In his speech introducing this Bill the Minister for Foreign Affairs Deputy Dermot Ahern said: "There is currently no proposal for a common EU defence. In any case, a change in Ireland's position can only come about if the Irish people decide so in a referendum." Again we have the touching reference to a referendum. The Minister's party, Fianna Fáil in its 1997 election manifesto opposed membership of NATO's so-called Partnership for Peace. Bertie Ahern said that to join it without a referendum would be a "serious breach of faith and fundamentally undemocratic". In Government he joined it and there was no referendum.

This State has come to play an increasingly significant role in both NATO and EU military structures. Irish troops serve at NATO HQ in Brussels under the so-called 'Partnership for Peace'. Irish troops have served in NATO-led missions, including in Afghanistan. There is a full-time EU Military Staff headquartered in Brussels which is responsible for 'command and control' of EU military capabilities - this reports to an EU Military Committee, which in turn reports to the EU Political and Security Committee and from thence upwards to the EU Council of Ministers. Irish army officers serve with the EUMS, and Ireland is represented at all other levels of this network.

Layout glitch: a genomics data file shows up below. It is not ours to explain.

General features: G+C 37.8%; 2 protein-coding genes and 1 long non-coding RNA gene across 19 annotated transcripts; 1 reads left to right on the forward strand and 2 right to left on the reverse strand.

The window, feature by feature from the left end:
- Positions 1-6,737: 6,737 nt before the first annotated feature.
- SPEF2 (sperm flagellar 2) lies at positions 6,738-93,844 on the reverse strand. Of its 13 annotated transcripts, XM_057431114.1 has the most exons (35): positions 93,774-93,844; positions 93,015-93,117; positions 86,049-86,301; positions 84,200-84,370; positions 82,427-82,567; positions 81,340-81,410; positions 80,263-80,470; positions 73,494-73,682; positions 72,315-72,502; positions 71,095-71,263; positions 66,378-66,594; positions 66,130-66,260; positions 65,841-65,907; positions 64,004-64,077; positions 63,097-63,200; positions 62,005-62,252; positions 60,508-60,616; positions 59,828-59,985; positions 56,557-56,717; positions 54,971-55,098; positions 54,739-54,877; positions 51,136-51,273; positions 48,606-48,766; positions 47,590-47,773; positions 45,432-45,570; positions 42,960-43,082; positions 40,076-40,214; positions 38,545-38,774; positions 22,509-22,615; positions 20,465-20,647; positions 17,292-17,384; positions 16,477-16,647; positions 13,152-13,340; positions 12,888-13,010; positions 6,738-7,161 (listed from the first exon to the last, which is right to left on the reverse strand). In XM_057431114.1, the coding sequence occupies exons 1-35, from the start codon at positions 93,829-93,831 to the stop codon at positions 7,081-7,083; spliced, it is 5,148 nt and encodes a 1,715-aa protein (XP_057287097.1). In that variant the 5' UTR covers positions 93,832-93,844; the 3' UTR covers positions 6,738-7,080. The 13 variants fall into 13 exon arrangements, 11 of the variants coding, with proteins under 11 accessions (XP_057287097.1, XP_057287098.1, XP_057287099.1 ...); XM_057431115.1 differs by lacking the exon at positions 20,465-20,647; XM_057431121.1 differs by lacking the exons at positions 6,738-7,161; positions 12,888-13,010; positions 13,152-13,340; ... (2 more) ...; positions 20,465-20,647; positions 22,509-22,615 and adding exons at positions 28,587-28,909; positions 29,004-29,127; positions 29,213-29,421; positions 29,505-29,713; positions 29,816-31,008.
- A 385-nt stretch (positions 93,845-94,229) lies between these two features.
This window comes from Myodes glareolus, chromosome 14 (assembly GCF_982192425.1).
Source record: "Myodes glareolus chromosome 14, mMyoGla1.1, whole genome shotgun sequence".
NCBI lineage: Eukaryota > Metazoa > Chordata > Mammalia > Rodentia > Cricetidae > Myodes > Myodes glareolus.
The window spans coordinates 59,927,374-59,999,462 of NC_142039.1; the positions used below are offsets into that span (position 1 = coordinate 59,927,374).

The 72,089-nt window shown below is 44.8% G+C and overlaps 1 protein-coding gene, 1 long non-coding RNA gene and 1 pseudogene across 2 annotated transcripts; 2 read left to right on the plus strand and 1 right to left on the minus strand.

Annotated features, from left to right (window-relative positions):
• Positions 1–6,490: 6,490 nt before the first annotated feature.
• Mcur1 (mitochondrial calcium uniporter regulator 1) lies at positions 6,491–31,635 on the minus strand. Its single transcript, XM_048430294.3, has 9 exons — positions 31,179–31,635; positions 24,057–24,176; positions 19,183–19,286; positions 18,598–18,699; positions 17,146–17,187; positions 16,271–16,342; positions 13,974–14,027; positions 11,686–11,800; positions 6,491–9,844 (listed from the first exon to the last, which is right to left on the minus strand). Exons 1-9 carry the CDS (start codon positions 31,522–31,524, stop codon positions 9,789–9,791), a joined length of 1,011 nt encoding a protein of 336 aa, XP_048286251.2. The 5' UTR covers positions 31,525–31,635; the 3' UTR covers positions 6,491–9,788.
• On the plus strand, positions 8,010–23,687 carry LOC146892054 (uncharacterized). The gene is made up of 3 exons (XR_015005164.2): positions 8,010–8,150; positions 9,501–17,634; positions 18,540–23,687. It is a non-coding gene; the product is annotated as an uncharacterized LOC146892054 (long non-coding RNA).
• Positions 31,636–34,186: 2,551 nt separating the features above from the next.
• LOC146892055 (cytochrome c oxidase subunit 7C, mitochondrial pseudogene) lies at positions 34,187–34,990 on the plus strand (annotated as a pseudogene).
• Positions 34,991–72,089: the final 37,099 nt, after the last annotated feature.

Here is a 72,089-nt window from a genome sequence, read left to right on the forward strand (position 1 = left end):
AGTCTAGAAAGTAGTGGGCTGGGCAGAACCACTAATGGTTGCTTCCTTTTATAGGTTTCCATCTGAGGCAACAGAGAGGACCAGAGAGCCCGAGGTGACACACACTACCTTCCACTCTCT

This Lisbon Treaty will deepen involvement with NATO, ensuring that all such activities are compatible with NATO, while increasing Irish taxpayers' contributions to Irish and EU military capabilities.

Government speaker after Government speaker, as well as others on the 'Yes' side, have repeatedly tried to promote the scare story that a rejection of Lisbon will see us turned into the dunces of the EU class who will be put standing in the corner or, worse still, expelled altogether. Minister Ahern and Minister of State Roche have specialised in this line. Deputy Martin Mansergh tried to recruit every Irish patriot from Eoghan Rua Ó Néill to Thomas Davis and the men and women of 1916 to the 'Yes' campaign. All to show that by voting 'No' we would be turning our backs on Europe and the world. It is patent and patronising nonsense and it convinces no-one.